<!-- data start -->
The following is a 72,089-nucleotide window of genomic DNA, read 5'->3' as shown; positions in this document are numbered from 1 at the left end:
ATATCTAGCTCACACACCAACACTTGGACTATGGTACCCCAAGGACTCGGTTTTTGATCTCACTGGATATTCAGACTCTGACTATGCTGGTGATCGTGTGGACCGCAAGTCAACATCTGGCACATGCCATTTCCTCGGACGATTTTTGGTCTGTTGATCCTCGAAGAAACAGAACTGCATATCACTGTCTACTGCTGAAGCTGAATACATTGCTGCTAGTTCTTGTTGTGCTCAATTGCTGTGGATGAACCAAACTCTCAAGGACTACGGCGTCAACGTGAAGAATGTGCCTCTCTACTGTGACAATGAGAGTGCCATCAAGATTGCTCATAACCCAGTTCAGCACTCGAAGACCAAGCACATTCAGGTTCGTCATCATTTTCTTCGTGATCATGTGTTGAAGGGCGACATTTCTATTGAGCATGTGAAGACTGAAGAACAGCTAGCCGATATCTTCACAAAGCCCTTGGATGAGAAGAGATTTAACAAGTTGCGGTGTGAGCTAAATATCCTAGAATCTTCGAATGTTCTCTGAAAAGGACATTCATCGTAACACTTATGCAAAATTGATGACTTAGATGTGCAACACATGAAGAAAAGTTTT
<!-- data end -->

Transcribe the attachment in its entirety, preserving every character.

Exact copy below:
The following is a 72,089-nucleotide window of genomic DNA, read 5'->3' as shown; positions in this document are numbered from 1 at the left end:
ATATCTAGCTCACACACCAACACTTGGACTATGGTACCCCAAGGACTCGGTTTTTGATCTCACTGGATATTCAGACTCTGACTATGCTGGTGATCGTGTGGACCGCAAGTCAACATCTGGCACATGCCATTTCCTCGGACGATTTTTGGTCTGTTGATCCTCGAAGAAACAGAACTGCATATCACTGTCTACTGCTGAAGCTGAATACATTGCTGCTAGTTCTTGTTGTGCTCAATTGCTGTGGATGAACCAAACTCTCAAGGACTACGGCGTCAACGTGAAGAATGTGCCTCTCTACTGTGACAATGAGAGTGCCATCAAGATTGCTCATAACCCAGTTCAGCACTCGAAGACCAAGCACATTCAGGTTCGTCATCATTTTCTTCGTGATCATGTGTTGAAGGGCGACATTTCTATTGAGCATGTGAAGACTGAAGAACAGCTAGCCGATATCTTCACAAAGCCCTTGGATGAGAAGAGATTTAACAAGTTGCGGTGTGAGCTAAATATCCTAGAATCTTCGAATGTTCTCTGAAAAGGACATTCATCGTAACACTTATGCAAAATTGATGACTTAGATGTGCAACACATGAAGAAAAGTTTT